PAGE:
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Our Fairchild 24R was donated to us by long time museum  members  Chet and Marjorie Phillips  of Columbus, N.C.

Who we can never thank enough!

The Fairchild Model 24, is a four-seat, single-engine monoplane light transport aircraft that was used by the United States Army Air Corps as the UC-61 and by the Royal Air Force. The Model 24 was itself a development of previous Fairchild models and became a successful civil and military utility aircraft.
Design and Development:
Fairchild Aircraft was hit hard by the Great Depression in the early 1930s as airline purchases disappeared consequently the company attention turned to developing a reliable and  rugged  small aircraft for personal and business

1946 FAIRCHILD 24-R

use. The Fairchild 22 became somewhat of a hit and led directly to the new and much improved Model 24 which gained rapid popularity in the early 1930s, noted for its pleasant handling characteristics and roomy interior. Having adapted many components from the automotive industry (expansion-shoe brakes and roll-down cabin windows), the aircraft was also affordable and easy to maintain.
In production continuously from 1932 to 1948 the aircraft remained essentially unchanged aerodynamically and internally, with the simple addition of extra passenger seating and optional equipment. The first models were equipped with only two seats, but in 1933 a third seat was installed and by 1938 a fourth was added. The interior was first created for the Model 24 in 1937 by noted American industrial designer Raymond Loewy. A minor airframe revision was made in 1938 with the redesign of the vertical fin and re-designation from C8 to F24G onwards.
In an innovative concept, the aircraft was available with two powerplants, Warner's reliable Scarab and Fairchild's
in-house 200 hp Ranger series in the F24C-8-D, E and F.
Initially the 1932 model Fairchild 24C-8-B used a reliable and popular Warner125 hp radial engine, and the Fairchild 24C-8-C used the Warner 145 hp radial. American Cirrusand Menasco Pirate inline engines were also occasionally used in some earlier Fairchild 24s. Later models such as the popular 24Ws upgraded to the 165 hp Warner Super Scarab.
Designed for operations from relatively unimproved grass airfields, the sturdy under carriage construction used a vertical oil dampened cylinder above the wheel with a pivoting strut attached to the lower fuselage. The result was a complex but undeniably solid undercarriage that could absorb large amounts of shock and was also adapted for the fitting of twin floats for water-based operations.
The sturdiness of construction of the aircraft has ensured many have survived to this day. Some suggest the massive spruce main-spars can be loaded up to 10g, and while that figure is unproved, all pre-war utility category aircraft were designed to withstand at least 4.1g as opposed tothe 3.8g post-war design limit standard.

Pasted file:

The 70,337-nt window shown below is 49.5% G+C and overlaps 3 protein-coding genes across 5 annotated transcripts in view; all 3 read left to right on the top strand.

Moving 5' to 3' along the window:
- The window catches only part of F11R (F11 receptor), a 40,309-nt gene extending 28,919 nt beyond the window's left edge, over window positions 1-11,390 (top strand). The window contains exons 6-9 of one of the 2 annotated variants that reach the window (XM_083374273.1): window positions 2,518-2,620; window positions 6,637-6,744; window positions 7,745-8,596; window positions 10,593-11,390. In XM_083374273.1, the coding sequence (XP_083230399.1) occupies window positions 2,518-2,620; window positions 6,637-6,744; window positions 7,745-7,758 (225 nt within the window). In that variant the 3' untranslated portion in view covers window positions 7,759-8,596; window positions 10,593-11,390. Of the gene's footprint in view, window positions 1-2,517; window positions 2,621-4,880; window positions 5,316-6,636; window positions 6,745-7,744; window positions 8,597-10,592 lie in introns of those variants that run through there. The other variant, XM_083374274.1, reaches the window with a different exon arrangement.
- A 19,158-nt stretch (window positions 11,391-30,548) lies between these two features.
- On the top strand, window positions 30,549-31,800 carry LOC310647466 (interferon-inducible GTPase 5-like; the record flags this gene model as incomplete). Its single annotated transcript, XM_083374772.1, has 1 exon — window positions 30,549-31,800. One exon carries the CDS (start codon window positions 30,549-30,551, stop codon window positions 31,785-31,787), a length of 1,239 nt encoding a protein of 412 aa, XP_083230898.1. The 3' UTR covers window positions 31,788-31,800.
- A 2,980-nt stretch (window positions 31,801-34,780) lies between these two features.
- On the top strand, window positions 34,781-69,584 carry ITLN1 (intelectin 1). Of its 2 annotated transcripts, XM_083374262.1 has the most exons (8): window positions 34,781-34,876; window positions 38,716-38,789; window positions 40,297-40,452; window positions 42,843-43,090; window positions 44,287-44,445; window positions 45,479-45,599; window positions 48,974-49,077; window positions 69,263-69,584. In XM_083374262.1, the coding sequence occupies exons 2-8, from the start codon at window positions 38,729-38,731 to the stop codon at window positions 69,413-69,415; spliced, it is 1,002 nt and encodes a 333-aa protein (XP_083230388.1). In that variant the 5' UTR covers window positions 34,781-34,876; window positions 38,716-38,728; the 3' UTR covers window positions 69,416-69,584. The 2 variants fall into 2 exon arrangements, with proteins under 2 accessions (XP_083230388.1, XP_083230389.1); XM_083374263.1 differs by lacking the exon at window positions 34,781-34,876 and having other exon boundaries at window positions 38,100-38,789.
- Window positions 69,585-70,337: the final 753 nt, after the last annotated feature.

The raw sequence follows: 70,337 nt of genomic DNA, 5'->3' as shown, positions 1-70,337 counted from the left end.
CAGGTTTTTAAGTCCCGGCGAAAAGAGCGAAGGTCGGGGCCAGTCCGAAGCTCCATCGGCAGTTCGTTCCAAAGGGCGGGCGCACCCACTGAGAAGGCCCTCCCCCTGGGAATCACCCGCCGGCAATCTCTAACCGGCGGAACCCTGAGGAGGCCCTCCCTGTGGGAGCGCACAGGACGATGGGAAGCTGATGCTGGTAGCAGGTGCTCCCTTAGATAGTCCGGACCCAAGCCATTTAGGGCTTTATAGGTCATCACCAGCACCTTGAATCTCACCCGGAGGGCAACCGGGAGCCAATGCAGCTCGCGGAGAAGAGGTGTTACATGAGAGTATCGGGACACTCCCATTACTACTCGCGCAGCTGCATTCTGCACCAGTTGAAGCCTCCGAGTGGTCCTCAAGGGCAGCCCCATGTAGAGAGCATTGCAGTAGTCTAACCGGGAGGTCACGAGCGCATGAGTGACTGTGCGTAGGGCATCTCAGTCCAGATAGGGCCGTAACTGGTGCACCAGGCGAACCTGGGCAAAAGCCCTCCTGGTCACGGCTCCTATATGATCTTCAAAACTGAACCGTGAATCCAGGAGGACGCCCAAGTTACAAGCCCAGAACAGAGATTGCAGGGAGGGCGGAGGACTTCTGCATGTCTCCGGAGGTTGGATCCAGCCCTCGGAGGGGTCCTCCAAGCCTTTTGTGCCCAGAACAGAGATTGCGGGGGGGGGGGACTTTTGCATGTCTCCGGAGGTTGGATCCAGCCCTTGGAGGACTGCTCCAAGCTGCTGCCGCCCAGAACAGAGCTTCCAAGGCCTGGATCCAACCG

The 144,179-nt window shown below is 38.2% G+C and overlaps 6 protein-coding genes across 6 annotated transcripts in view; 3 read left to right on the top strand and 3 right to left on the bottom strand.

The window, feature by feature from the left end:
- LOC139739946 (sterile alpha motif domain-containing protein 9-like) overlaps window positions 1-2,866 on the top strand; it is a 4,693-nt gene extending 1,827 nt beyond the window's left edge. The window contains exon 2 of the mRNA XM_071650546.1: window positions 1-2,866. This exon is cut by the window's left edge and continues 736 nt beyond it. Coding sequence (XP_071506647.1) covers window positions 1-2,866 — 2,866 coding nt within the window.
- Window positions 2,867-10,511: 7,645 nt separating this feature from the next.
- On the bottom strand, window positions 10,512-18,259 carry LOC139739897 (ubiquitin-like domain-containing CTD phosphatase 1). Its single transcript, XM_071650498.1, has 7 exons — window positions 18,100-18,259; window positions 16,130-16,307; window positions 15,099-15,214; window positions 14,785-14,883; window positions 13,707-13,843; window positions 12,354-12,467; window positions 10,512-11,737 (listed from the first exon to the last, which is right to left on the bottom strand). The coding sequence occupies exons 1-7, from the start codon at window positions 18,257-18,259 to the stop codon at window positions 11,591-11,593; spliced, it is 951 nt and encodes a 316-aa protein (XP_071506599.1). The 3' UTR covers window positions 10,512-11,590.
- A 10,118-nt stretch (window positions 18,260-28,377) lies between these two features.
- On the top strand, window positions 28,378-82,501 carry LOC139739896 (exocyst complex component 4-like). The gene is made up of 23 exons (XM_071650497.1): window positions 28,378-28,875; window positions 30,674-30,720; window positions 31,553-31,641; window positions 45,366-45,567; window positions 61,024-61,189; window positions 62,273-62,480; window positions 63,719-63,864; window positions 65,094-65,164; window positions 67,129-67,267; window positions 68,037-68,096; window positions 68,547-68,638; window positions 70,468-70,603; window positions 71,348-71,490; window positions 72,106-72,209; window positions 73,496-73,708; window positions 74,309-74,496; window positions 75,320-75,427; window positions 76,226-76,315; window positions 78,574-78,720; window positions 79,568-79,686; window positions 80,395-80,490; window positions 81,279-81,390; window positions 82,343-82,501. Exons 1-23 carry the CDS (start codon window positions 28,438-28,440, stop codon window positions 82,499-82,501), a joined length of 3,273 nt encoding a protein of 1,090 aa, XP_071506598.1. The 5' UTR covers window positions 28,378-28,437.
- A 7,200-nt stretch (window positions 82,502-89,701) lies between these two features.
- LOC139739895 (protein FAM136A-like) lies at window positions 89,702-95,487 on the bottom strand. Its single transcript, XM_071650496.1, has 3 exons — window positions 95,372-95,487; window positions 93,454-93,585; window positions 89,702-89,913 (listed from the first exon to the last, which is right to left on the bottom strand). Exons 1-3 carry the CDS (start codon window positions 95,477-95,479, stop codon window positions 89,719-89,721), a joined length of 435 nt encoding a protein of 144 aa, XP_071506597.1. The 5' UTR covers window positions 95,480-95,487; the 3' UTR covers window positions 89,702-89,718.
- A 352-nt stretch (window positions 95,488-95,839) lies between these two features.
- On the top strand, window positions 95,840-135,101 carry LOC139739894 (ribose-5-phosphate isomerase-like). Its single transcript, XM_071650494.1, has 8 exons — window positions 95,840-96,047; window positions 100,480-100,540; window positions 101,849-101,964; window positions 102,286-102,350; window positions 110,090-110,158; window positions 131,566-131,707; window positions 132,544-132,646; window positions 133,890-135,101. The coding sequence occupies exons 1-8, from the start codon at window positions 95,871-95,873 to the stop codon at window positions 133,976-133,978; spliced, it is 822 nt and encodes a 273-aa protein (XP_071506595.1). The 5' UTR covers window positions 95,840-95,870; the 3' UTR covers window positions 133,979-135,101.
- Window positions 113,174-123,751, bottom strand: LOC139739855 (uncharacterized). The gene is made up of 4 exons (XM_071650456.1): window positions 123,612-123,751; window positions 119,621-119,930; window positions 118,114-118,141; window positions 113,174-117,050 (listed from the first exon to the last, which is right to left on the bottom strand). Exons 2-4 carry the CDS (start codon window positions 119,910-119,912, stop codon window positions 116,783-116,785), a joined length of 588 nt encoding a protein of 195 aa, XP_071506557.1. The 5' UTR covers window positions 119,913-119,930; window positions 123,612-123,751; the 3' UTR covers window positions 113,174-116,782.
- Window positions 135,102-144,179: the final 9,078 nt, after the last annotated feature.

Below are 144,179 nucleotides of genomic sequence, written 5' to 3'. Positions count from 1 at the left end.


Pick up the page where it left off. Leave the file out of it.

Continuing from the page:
The Fairchild 24 built by Kreider-Reisner Aircraft, Hagerstown, Maryland, adivision of Fairchild Aviation Corporation, remained in production from 1932 to 1948, essentially the same airframe but with various powerplant and configuration enhancements.

In all, Fairchild constructed over 1500 Model 24s, with an additional 280 being constructed by the Texas Engineering & Manufacturing Company (TEMCO) in Dallas when that company purchased the manufacturing rights after WWII.
Operational History:
In civil use, the aircraft was a quick sales success with prominentbusinessmen and Hollywood actors purchasing the aircraft. In 1936, the US Navy ordered Model 24s designated as GK-1 and JK-1 research and instrument trainers. The type was also used by the US Army as a light transport and by the Coast Guard, with the designation J2-K. The Civil Air Patrol operated many Fairchild UC-61/24s and some aircraft were fitted withtwo 100 pound bombs for what became successful missions against German U-boats off the east coast of the United States in the early stages of the Second World War.
Postwar:
The aircraft was used by small air charter operators for short distance taxiwork and many were acquired by private pilot owners. It served with military forces as diverse as Finland, Thailand, Israel, Canada,the United States and Australia.
The last "new" Fairchild 24 was assembled in 1948 from a large inventory of left over parts in Winfield, KS.
Ten Fairchild F24R aircraft operated for Comair (South Africa) during the period after the Second World War.
Survivors:
Converted military aircraft became popular postwar as personal transports and many survive to this day. Extremely solidly built, the aircraft survives in reasonably large numbers. Primarily, this popularity is probably due to affordability. Prices for low hour examples of the aircraft typically range between US $50,000 to US $90,000 and some of the most pristine examples can be seen annually at the Experimental Aircraft Association fly-in at Oshkosh, Wisconsin.
Aircraft museums such as ours worldwide are restoring examples for display (such as G-AIZE at the Royal Air Force Museum at RAF Cosford).
Fairchild 24R-40 NC4841 - 1940 military variant is on display at Western Antique Aeroplane & Automobile Museum.


General Characteristics:
Crew: 1

Capacity: 3 passengers

Length: 23 ft 10 in

Wingspan: 36 ft 4 in

Height: 7 ft 8 in

Wing area: 193 sq ft

Empty weight: 1,813 lb

Max takeoff weight: 2,882 lb

Powerplant: 1 × Ranger L-440-5 6-cyl. inverted air-cooled
in-line piston engine, 200 hp (Photos at Right)>>>>>>>>
Performance:
Maximum speed: 108 kn (124 mph)

Range: 404 nmi (465 mi)

Service ceiling: 12,700 ft